The 4-cylinder: Yamaha's flagship high-performance engine
Left: YZF-R1 (1998 model)
Right: RX-1 (2002 model)
The RX-1 launched in 2002 as Yamaha's first 4-stroke snowmobile was in fact, an offspring of Yamaha's fourth development project undertaken in 1999. The engine it employed was the 998cc liquid-cooled 4-stroke, DOHC, in-line 4-cylinder, 5-valve mill developed specifically for that project. Its base engine was none other than the epoch-making power unit of the original supersport motorcycle, the YZF-R1. The engine of the RX-1 used the same pistons, connecting rods and intake/exhaust cam and valve systems as the YZF-R1 engine. In contrast, the crankcase, cylinder head, lubrication system (dry sump type adopted), cooling system, reduction (gear) shaft and other parts were redesigned specifically for the RX-1.
The original R1 engine had a reputation for high power output as a supersport engine, but the biggest challenge for the RX-1 development team was how to make the engine light and compact while retaining as much of the high power output as possible. Looking back, the RX-1 development team members recall thinking of it as quite a large and heavy engine for a snowmobile.
Two of the solutions they came up with to make the engine lighter and more compact were an innovative layout for the three shafts (optimized assembly designs for each shaft assembly and positioning of the water pump) and adoption of a dry sump lubrication system. These changes brought a reduction in engine height of approximately 30 mm compared to the YZF-R1 engine. Another factor in this was the specially designed crankshaft.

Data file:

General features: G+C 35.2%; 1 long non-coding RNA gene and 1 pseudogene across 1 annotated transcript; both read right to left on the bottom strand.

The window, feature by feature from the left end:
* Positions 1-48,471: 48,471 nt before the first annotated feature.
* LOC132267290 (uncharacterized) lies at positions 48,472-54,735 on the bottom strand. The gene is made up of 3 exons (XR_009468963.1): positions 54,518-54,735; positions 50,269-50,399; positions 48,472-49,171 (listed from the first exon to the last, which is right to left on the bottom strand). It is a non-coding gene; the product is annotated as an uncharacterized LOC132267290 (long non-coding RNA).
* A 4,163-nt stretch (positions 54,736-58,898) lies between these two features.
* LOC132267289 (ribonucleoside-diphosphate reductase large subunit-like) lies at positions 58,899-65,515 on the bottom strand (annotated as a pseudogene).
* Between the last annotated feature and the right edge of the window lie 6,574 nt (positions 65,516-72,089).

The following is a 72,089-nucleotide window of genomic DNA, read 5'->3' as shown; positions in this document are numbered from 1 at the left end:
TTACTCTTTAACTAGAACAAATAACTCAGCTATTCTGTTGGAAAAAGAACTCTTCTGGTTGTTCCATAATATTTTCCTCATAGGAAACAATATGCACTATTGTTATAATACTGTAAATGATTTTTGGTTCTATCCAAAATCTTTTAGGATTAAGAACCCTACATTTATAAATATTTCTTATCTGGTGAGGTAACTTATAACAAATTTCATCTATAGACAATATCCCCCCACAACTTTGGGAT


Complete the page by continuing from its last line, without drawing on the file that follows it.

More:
Furthermore, the adoption of a rear-facing exhaust system made it possible to position the engine closer to the center of the chassis, improving space efficiency and making room for the first double wishbone type suspension ever on a Yamaha snowmobile. Eventually, the know-how gained in the development of this engine would form the base for subsequent development of the 3-cylinder and 2-cylinder snowmobile engines.
This 4-cylinder engine underwent its next evolution in 2006 for the Apex model. The new engine gained fuel injection and a much lighter crankshaft design. This crankshaft was a full 1 kg lighter compared to that of the original model. With measures to reduce torque fluctuation produced by its revolution, this crankshaft helped achieve linear response characteristics and an improved feeling of acceleration. Combined with the newly adopted fuel injection, this helped produce a feeling of exhilarating response.
The engine underwent further evolution for the 2011 model Apex. The exhaust layout was changed from 4-2-1 to a new 4-1 design and the Exhaust Ultimate Power Valve (EXUP) system was adopted for the first time ever on a Yamaha snowmobile. Other additions like a 'knock control' system and a new intake funnel design helped increase power output by 5HP. Idling Speed Control (ISC) was also adopted for better starting performance and engine braking characteristics.